We’ll begin class with my secrets for using color in quilts, and then dive right into our January block: the May Basket. Learn how to use templates and a few simple tricks to easily cut the necessary pieces, and find out how to join a string of triangles and maintain their precise points – without cutting your thread.

craftsy4816_3In the next lesson, assemble the lovely Basket of Fruit block as you discover how to mark and join black and brightly colored half-square triangles. Then, learn how to sew set-in seams both by hand and by machine for the beautiful Ash Basket block.

The Cherry Basket is up next, and we’ll use the golden ratio principle and bias strip curved appliqué to assemble this block. To create the crisp points in our Pine Needle basket block, we’ll dive into a lesson on foundation piecing. Next, learn how to use partial seams to make complex-looking blocks a cinch as we sew the White Oak and Birch Basket blocks.

Appliqué has undeniable visual appeal, and I’ll show you how to use Apliquick tools to create polished appliqués faster than ever for our Beech Basket block. Paper piece the Basket Full of Lilies block, then learn how to apply log cabin construction techniques to complete the Dahlia and Daffodil blocks.

Before you know it we’ll be sewing our final blocks! Work with five and then eight foundations at a time to create the eye-catching Harlequin and Foxglove blocks, and find out how to frame each for easy paper foundation removal.

craftsy4816-4Put the finishing touches on this exquisite quilt with a few of my favorite methods for sashing and cornerstones. Use perfectly proportioned border prints to harmonize your quilt, and finish with a crisp miter for clean, professional corners. Sign up today for 2015 Craftsy Block of the Month, and join me in sewing a quilt that’s sure to become the prized jewel of your collection!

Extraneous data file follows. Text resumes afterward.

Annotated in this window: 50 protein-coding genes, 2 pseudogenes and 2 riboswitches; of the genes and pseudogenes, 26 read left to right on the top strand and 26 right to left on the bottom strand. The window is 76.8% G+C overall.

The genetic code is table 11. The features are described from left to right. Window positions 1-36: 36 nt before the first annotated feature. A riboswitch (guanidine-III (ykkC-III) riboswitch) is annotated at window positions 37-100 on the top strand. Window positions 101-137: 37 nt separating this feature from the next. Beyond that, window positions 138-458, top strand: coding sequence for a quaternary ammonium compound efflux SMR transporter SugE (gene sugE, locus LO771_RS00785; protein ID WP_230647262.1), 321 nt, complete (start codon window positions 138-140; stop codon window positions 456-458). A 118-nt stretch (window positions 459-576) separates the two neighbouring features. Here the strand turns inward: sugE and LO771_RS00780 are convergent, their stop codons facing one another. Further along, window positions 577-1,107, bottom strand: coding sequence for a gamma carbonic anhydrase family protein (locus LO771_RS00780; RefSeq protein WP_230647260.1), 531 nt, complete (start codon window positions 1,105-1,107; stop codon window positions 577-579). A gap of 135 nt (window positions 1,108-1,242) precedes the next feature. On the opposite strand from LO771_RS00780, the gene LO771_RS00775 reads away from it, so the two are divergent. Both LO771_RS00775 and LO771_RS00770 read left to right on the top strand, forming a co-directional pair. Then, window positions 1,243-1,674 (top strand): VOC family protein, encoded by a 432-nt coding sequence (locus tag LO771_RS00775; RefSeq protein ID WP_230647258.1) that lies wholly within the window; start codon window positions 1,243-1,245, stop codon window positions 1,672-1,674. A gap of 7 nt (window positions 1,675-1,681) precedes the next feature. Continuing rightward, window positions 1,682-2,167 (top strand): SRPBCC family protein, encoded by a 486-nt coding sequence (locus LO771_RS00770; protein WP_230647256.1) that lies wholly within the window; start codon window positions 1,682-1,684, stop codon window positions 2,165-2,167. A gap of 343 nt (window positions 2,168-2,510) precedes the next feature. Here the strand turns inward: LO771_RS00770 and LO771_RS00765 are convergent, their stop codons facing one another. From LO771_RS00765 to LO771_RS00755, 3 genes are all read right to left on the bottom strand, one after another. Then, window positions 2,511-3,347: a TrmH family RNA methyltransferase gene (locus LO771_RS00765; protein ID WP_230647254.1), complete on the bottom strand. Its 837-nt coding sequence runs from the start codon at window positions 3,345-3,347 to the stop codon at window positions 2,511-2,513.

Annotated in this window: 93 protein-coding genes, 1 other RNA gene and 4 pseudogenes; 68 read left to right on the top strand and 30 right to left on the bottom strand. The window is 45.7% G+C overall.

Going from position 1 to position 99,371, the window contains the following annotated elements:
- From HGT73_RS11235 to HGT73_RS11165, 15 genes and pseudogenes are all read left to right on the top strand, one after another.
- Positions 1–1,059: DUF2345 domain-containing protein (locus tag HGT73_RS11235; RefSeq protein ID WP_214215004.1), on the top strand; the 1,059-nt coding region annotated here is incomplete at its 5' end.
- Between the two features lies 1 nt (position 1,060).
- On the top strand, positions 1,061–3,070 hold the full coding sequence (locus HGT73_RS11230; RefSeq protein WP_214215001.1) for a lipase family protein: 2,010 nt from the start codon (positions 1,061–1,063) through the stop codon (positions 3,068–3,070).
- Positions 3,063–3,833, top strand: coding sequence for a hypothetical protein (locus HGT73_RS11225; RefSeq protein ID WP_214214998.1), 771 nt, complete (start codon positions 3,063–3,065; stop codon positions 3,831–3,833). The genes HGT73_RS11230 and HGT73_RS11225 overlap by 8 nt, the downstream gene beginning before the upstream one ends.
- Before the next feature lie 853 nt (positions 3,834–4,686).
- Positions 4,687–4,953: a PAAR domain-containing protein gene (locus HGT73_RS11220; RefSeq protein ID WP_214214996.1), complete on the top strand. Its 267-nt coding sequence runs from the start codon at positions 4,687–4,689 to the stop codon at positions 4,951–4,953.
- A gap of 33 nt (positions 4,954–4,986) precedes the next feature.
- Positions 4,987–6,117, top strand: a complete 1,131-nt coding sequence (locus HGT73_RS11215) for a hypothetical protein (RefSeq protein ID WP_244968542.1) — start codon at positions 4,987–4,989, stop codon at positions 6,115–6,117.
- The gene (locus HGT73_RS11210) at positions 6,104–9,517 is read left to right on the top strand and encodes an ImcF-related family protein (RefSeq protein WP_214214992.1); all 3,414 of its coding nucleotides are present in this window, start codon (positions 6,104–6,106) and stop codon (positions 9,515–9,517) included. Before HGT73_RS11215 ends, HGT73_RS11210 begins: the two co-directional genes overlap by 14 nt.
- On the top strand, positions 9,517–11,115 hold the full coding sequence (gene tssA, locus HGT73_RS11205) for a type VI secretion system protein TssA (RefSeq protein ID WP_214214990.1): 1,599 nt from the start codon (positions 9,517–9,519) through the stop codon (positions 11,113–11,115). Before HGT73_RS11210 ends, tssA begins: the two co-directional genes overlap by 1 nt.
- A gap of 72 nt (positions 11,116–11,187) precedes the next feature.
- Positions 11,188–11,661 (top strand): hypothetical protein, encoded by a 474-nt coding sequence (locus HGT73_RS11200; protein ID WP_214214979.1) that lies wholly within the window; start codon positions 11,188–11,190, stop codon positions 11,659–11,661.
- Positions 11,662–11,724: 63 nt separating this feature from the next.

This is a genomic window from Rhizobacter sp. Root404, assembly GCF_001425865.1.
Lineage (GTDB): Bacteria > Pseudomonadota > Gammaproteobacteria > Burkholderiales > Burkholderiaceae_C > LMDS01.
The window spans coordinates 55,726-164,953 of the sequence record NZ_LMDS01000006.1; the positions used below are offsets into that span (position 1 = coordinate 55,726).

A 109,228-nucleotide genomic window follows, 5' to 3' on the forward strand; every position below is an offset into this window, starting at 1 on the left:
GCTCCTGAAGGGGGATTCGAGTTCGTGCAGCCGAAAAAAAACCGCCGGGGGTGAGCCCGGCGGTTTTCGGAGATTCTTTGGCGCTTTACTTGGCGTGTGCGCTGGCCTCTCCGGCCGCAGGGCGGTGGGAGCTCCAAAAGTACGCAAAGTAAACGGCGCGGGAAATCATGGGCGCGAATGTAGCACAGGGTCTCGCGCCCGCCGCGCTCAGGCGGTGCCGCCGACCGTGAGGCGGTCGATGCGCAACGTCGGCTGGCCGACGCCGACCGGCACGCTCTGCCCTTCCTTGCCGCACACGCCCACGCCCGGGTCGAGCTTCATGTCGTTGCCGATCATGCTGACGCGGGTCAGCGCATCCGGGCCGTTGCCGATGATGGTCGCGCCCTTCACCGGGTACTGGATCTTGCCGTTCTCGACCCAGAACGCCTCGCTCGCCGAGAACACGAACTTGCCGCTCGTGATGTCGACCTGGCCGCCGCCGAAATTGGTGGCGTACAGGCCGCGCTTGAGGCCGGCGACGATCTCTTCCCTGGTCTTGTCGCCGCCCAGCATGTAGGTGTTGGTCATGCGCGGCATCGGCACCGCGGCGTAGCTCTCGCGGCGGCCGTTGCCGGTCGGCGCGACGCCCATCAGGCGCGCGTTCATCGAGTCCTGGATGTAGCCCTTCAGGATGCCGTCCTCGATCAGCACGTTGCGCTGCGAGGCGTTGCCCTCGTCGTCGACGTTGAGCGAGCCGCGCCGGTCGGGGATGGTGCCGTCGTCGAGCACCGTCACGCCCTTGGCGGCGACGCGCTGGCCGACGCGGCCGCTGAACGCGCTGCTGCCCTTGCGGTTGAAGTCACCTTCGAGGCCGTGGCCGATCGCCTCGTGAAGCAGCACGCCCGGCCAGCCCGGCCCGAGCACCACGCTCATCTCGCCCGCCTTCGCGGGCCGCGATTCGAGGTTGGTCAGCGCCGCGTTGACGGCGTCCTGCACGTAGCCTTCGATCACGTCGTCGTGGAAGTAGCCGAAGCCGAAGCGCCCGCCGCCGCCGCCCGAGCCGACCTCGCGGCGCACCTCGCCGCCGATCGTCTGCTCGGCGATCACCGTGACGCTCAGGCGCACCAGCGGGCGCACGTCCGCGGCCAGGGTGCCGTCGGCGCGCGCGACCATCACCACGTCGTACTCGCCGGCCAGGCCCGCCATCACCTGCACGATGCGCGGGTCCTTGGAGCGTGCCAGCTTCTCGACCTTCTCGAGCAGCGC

I sewed my first quilt in 1972, and the rest is history! I spend my time designing fabric, writing, teaching and quilting, and I wouldn’t have it any other way. I’ve authored 12 books, been inducted into The Quilters Hall of Fame, and have had my Ray of Light quilt named one of the “100 Best American Quilts of the 20th Century” by Quilter’s Newsletter Magazine. I love sharing my passion with fellow quilters, and teach classes around the world – and now, right here on Craftsy! Build your skills and a breathtaking quilt, one fun block at a time!

Enroll in the free online video class 2015 Craftsy Block of the Month today!

Quick, Henry – The Flit!

On this day in 1904, Theodor Geisel, better known to the world as Dr. Seuss, the author and illustrator of children’s books as “The Cat in the Hat” and “Green Eggs and Ham,” was born in Springfield, Massachusetts. Before he started writing children’s books Geisel created artwork for a very successful whimsical ad campaign for Flit insecticide.

This quilt (detail view), titled “There’s a Bug in My Computer,” was made by celebrated quiltmaker Helen Kelley in 1978. The caption, “Quick, Henry — The Flit!” is hand quilted into the top, referencing the slogan for Geisel’s popular ads.

View this quilt on The Quilt Index to find out! Read more about its history, design and construction. Be sure to use the zoom tool for a detailed view or click the “See full record” link to see a larger image and all the data entered about that quilt.

Source:
http://www.catinthehat.org/history.htm


Quilt Index partners

Amy Milne headshot

Posted by Amy E. Milne
Executive Director, Quilt Alliance